After graduating from Miami, Kim Stahl (2011) took additional archaeological training at Heidelberg University of Ohio. She is now an Archaeological Field Technician working in Cultural Resource Management (CRM). She’s worked both for private firms and the US Forest Service on projects that have taken her to Indiana, California and South Carolina.


Charlie Turner (2008) graduated with a double major in Anthropology and Journalism. Traveling to South Africa to work as a blogger for SumRando, an Internet security company, he rose to become vice-president of marketing. Now back in the U.S., he is currently eCommunications Coordinator at the Association of Clinical Research professionals in Washington, DC.


 Sarah QuaintAnthropology and Latin American Studies double major Sarah Quaint (2010) had already been an exchange student in Chile before she came to Miami. While pursuing her interest in linguistic anthropology, she managed to spend a semester in Santiago, Chile, and travel to Bolivia and Argentina. After graduating, she took a Master’s degree in linguistics at the Universidad del Atlántico in Colombia. She taught English for two years in Colombia, then switched to teaching Spanish at the British International School in Knoxville, TN.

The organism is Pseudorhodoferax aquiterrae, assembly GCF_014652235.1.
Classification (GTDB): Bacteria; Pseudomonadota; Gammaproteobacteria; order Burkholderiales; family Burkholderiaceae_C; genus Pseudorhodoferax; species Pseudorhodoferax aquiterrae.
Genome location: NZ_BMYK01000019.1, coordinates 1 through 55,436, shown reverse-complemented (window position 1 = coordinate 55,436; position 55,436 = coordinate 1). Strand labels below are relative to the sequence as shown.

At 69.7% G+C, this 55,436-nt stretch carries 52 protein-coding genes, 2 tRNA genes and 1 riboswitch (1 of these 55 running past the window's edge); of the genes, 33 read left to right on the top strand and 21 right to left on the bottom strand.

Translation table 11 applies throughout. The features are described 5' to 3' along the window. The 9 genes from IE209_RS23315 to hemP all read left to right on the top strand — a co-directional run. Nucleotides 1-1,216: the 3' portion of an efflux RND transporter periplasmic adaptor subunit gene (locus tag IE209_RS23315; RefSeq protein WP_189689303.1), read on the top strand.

Tim WebsterTim Webster (2008) spent his final undergraduate semester as a Junior Fellow in the Leverhulme Centre, Department of Biological Anthropology at the University of Cambridge. He also spent six months studying chimpanzees in the Toro-Semliki Wildlife Reserve, Uganda. He is currently completing a PhD at Yale University